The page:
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Jonathan E. Moore, Darlene A. Dartt, Gilbert T. Vasey, Victoria E. McGilligan, Sarah Atkinson, Claire Grills, Philip J. Lamey, Tara C. Moore; Effect of Increasing Tear Osmolarity and Dry Eye Severity on Goblet Cell Population in the Human Ocular Surface. Invest. Ophthalmol. Vis. Sci. 2011;52(14):3788.
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To investigate effect of tear hyperosmolarity and signs of clinical ocular surface pathology on conjunctival goblet cell population.
111 participants were assessed for evidence of patterns of composite increasing pathology. Impression cytology samples were used to assess the total, filled, and empty goblet cells with subsequent grading from 0-4, representative of increasing pathology. Total number of goblet cells was determined by cytokeratin 7 (CK7) and filled goblet cells determind by periodic acid Schiff’s reagent (PAS) and lectin Helix pomatia agglutin (HPA). Goblet cell function was correlated with composite clinical pathological grades.
Distinct composite clinical pathological groups 0-IV were created based upon the frequency of positive pathological signs which adhered to the Dry Eye Workshop purported mechanism. All subjects with normal tear osmolarity (<308mOsmol) were assigned to grade 0 while grades I-IV represented subjects with increasing severity; grade IV represented moderate dry eye. Only in grade IV was there significantly increased mean tear osmolarity of 344 mOsm/L (p<0.000) along with significantly decreased empty goblet cell numbers (CK7+/ HPA-) compared to filled (CK7+/HPA+, p=.000). There was a trend of increasing goblet cell number with decreasing tear osmolarity. Subsequently, when total number of goblet cells was divided into 4 grades (grade 1 representing the highest number to grade 4 representing the lowest number of goblet cells) and compared with tear osmolarity, a significant increase in tear osmolarity was noted only for grade 4 goblet cell number. When the number of filled goblet cells (PAS+) was analyzed there was significant increase in tear osmolarity for two grades of severity; grades 3 & 4.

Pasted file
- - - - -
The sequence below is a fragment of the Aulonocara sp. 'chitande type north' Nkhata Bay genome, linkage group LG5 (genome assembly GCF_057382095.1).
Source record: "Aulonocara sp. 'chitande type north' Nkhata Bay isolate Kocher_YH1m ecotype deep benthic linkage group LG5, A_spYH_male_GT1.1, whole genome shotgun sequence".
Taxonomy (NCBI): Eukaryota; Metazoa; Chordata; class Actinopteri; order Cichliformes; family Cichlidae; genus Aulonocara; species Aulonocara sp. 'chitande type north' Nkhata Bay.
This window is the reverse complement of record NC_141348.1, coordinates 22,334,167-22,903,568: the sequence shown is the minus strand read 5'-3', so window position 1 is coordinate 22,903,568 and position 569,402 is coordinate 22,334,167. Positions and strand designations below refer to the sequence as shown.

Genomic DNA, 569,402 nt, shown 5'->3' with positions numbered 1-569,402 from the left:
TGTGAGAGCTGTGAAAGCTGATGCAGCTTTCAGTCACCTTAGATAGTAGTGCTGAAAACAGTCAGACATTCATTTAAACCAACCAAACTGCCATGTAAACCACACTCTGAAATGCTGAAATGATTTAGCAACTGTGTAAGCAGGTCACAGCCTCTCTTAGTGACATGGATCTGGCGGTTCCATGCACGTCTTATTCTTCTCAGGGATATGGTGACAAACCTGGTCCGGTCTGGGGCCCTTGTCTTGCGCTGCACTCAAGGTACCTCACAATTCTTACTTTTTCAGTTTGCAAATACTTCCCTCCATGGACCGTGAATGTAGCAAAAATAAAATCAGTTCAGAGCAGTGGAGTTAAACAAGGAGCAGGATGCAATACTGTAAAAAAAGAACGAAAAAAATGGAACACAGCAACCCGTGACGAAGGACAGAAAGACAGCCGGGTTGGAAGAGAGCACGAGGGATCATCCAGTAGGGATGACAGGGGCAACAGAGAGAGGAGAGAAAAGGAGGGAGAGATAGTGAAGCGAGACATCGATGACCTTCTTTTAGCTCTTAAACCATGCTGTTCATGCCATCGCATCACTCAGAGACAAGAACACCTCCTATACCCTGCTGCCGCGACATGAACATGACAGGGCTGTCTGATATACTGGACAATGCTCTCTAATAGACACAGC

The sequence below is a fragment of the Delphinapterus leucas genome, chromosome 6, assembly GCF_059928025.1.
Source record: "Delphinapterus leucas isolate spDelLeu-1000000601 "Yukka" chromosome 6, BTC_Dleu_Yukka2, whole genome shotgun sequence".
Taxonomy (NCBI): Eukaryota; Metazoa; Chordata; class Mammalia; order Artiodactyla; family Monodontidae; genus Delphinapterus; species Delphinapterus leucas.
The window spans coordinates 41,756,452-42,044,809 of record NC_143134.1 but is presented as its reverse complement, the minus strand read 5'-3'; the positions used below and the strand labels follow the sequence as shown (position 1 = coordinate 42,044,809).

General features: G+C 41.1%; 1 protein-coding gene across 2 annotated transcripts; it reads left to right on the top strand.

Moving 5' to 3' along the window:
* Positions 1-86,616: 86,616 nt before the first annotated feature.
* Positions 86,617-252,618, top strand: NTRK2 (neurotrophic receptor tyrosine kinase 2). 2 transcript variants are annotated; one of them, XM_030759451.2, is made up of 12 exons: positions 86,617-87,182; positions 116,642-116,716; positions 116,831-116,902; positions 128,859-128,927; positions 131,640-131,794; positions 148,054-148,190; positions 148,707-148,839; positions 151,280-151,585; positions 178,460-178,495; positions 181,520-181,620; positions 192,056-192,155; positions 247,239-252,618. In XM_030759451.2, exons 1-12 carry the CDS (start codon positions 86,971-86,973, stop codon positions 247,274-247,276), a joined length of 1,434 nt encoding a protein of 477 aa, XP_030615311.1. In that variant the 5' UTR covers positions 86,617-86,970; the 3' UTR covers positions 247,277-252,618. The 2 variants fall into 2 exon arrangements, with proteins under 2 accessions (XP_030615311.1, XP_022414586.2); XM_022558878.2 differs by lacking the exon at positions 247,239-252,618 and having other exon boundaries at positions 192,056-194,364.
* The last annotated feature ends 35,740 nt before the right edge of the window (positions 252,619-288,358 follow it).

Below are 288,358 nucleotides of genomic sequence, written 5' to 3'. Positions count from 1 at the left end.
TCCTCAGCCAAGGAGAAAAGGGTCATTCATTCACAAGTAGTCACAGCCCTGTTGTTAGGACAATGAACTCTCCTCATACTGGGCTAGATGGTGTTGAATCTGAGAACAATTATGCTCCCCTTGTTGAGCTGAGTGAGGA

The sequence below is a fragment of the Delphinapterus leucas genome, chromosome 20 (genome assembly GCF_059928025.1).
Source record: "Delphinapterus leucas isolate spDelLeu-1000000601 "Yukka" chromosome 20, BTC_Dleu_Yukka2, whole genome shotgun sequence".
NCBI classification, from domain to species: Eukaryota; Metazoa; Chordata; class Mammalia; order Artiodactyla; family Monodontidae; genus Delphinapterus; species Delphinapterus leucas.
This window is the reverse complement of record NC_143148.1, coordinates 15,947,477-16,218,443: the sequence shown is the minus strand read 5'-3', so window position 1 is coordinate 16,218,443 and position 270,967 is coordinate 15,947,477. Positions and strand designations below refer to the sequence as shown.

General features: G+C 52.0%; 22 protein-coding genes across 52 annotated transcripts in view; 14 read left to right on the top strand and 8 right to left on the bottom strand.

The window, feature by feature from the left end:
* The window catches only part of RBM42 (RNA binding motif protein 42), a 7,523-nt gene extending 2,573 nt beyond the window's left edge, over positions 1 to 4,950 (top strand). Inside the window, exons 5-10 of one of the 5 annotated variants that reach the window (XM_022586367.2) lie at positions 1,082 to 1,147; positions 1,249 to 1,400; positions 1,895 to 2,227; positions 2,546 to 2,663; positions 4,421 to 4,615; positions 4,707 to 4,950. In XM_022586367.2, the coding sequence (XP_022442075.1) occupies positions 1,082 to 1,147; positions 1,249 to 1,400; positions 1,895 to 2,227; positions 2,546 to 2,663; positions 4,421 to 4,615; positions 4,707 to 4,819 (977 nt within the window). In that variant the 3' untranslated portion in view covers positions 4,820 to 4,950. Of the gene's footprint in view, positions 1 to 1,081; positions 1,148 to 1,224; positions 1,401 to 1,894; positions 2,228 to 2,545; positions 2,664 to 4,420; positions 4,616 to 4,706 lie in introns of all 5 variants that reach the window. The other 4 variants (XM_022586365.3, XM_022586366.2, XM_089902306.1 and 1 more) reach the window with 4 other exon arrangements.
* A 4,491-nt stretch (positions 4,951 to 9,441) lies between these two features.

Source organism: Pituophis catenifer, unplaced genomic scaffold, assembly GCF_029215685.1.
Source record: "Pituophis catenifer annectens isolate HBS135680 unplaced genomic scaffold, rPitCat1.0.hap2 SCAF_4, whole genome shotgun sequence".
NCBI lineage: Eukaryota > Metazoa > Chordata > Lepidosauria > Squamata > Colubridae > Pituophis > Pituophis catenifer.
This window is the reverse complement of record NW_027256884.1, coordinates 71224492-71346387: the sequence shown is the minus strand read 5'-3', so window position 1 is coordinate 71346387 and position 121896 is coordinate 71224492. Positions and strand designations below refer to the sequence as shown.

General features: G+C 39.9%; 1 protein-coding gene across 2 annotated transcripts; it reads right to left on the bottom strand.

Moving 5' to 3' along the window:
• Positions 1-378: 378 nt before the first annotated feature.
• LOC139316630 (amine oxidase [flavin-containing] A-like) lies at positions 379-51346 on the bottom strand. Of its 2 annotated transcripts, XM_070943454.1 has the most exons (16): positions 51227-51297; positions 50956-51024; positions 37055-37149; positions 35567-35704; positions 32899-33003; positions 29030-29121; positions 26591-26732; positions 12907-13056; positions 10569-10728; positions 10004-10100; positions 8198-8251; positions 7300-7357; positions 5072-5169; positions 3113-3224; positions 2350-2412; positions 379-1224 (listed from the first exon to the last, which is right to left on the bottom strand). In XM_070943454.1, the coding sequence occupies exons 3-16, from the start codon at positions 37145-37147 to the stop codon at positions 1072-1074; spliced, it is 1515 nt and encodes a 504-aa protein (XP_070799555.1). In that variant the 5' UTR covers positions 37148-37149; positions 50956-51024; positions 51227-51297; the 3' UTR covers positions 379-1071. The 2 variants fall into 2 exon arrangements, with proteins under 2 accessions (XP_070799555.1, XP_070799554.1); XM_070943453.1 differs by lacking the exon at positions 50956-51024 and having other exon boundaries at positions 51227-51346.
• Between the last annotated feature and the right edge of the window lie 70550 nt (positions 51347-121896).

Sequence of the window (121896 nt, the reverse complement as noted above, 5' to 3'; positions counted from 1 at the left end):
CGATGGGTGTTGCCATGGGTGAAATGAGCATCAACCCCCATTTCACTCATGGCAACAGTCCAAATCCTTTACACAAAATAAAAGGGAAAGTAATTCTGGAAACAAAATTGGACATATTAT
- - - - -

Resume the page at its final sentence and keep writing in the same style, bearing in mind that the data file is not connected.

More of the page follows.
The goblet cell population does not alter in a gradual fashion with increasing tear osmolarity. Only with moderate dry eye, with the highest increase in tear osmolarity, are there associated changes in the goblet cell population. Potentially homeostatic mechanisms ameliorate pathological effects of hyperosmolarity upon goblet cell function until either another independent factor reaches a severe stage or multiple mild pathological factors overcome homeostatic reserves.
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